China's first natively built supercomputer goes online — the Central Intelligent Computing Center is liquid-cooled and built for AI

Supercomputer rendering
(Image credit: Shutterstock)

China Telecom claims it has built the country's first supercomputer constructed entirely with Chinese-made components and technology (via ITHome). Based in Wuhan, the Central Intelligent Computing Center supercomputer is reportedly built for AI and can train large language models (LLM) with trillions of parameters. Although China has built supercomputers with domestic hardware and software before, going entirely domestic is a new milestone for the country's tech industry.

Exact details on the Central Intelligent Computing Center are scarce. What's clear so far: The supercomputer is purportedly made with only Chinese parts; it can train AI models with trillions of parameters; and it uses liquid cooling. It's unclear exactly how much performance the supercomputer has. A five-exaflop figure is mentioned in ITHome's report, but to our eyes it seems that the publication was talking about the total computational power of China Telecom's supercomputers, and not just this one.

We probably can't expect official performance benchmarks any time soon either, as China is neglecting to submit its supercomputers to TOP500, the organization that tracks the 500 fastest supercomputers in the world. This caginess is apparently down to fears about getting too much attention and inviting even more U.S. sanctions

It's hard to guess what might be inside this supercomputer, given the lack of details. On the CPU side of things, it may use Zhaoxin's KaiSheng KH-40000 server CPUs, which are now available in domestically-made servers. There are also other candidates though, like Loongson's 32-core 3D5000 and Phytium's 64-core Feiteng Tengyun S2500. All three chips differ greatly in respect to architecture, with Zhaoxin using x86 like Intel and AMD. Loongson uses a derivative of MIPS, and Phytium runs Arm's architecture.

Similarly, there are plenty of options for Chinese-made GPUs, with possibilities ranging from Moore Threads, Loongson, and Biren. Of the three companies, Moore Threads is the most recent to launch a new GPU in the form of its MTT S4000, which is already planned to see use in the KUAE Intelligent Computing Center. Loongson's LG200 arrived about two weeks before the S4000, though its claimed performance would make for a very slow supercomputer. Biren's BR100 would be a heavyweight champion, but it's unclear if it ever returned to production anywhere after TSMC stopped making it due to U.S. sanctions.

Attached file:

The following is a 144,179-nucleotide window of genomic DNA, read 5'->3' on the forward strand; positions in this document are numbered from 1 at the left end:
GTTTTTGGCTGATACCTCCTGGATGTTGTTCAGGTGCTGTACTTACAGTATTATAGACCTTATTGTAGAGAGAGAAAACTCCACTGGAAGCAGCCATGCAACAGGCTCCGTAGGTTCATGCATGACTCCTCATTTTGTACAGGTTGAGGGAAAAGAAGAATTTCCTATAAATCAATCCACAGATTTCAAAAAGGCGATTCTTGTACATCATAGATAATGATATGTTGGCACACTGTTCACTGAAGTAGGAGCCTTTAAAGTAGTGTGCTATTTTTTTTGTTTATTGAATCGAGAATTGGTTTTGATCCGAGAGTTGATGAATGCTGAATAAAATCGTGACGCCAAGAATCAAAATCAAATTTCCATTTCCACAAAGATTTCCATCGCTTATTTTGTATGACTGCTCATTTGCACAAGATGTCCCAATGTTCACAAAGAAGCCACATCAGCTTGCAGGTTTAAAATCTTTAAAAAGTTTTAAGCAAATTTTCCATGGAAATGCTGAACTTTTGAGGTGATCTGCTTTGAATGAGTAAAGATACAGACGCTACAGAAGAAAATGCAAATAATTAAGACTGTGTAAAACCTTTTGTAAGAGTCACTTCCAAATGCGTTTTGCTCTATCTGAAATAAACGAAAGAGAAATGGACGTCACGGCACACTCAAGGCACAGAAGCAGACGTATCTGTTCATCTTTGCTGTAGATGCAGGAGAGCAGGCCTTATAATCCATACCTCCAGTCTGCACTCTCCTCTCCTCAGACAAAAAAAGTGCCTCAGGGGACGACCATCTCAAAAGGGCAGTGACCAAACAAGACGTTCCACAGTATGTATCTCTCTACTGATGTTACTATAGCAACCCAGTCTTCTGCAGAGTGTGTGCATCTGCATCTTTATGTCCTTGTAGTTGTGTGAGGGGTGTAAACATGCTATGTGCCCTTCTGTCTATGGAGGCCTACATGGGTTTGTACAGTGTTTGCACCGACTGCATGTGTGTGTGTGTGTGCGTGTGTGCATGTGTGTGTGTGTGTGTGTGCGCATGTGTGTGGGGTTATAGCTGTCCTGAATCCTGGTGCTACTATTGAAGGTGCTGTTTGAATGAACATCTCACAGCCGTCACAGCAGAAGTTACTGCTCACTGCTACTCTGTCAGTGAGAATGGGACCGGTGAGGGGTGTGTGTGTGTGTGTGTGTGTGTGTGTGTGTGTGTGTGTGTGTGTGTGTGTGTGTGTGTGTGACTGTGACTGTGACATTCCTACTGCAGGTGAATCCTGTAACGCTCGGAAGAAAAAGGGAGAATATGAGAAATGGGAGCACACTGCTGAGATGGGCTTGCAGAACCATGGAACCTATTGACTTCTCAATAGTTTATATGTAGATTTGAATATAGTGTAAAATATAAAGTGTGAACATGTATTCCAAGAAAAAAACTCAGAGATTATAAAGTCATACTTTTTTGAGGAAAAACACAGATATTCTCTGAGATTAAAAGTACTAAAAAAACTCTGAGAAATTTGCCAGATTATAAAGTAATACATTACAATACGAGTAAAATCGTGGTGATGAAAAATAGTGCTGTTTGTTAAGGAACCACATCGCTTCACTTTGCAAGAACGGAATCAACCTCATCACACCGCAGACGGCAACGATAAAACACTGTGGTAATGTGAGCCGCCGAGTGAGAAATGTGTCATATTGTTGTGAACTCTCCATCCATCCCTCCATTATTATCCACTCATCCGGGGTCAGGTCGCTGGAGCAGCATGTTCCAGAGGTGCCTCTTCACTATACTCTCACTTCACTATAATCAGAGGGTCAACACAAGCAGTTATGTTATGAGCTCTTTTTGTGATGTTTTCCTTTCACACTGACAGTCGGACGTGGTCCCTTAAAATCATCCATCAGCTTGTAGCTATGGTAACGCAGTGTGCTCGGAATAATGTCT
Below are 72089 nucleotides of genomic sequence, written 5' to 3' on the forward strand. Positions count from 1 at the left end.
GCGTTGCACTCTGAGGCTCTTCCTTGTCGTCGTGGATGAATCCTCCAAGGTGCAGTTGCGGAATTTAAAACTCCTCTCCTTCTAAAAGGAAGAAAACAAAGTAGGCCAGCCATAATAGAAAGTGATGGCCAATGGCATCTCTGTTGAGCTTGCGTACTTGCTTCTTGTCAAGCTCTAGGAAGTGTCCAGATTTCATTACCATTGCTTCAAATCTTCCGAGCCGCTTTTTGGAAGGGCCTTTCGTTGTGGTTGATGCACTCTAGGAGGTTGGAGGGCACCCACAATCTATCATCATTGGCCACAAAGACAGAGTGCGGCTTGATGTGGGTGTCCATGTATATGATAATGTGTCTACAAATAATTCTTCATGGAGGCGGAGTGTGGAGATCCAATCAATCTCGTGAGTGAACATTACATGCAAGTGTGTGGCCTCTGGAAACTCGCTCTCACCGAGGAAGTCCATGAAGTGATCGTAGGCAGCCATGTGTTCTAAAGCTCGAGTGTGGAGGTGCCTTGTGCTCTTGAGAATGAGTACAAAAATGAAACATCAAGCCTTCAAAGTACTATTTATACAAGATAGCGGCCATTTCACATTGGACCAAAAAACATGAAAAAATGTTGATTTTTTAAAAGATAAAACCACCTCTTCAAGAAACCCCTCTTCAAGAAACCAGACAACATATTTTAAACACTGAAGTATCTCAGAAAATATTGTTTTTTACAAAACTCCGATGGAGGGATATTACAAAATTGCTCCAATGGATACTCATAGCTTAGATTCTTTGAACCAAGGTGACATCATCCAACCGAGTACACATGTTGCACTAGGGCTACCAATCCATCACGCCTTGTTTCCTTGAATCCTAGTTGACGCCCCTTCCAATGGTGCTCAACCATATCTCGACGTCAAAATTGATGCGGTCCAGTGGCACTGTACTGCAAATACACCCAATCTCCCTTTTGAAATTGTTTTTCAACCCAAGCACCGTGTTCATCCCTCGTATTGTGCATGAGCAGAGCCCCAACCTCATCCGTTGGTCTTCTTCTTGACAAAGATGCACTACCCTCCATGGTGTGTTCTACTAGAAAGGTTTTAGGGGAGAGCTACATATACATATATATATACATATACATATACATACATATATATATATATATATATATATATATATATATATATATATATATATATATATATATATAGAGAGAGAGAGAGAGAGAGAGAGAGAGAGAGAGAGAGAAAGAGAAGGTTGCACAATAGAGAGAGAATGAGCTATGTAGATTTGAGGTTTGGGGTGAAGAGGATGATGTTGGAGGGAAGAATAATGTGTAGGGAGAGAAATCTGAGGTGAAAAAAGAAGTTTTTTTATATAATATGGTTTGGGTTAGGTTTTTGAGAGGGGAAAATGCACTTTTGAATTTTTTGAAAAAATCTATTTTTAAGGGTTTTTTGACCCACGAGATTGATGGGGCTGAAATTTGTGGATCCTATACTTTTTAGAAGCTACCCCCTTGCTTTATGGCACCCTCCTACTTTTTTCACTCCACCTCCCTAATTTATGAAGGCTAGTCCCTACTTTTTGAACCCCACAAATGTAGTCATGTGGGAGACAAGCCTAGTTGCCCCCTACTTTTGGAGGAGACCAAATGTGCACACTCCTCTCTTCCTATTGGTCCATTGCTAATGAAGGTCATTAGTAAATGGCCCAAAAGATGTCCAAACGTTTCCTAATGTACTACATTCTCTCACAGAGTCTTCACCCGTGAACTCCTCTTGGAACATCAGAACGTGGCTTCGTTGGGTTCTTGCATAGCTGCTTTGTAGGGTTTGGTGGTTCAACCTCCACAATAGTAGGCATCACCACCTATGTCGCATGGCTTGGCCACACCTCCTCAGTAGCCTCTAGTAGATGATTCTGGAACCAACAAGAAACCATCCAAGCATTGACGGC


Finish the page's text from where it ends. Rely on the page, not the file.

Regardless of the actual hardware inside China Telecom's new supercomputer, that it is reportedly made from top to bottom with Chinese hardware is the most important part. Relying solely on Chinese technology likely means the Central Intelligent Computing Center is disadvantaged in some or many areas. But technological independence is a key goal for China, even if it means swapping out cutting-edge Western hardware for slower but natively-made components. U.S. sanctions won't have much of an impact if China can manage to do everything itself.

Matthew Connatser

Matthew Connatser is a freelancing writer for Tom's Hardware US. He writes articles about CPUs, GPUs, SSDs, and computers in general.

  • bit_user
    It's hard to guess what might be inside this supercomputer, given the lack of details.
    Possibly this?
  • d0x360
    It's just an Asus ROG gaming laptop with holes cut in the side and the new ryzen apu. 🤗
  • Geef
    We all know they went and bought up all those massively old CPUs like 486 and Pentium 1st gen, things like that. They used the original Paperclip AI to combine them into a super server that also serves ice cold water!
  • RandomWan
    So 3.5-4 weeks and Skynet?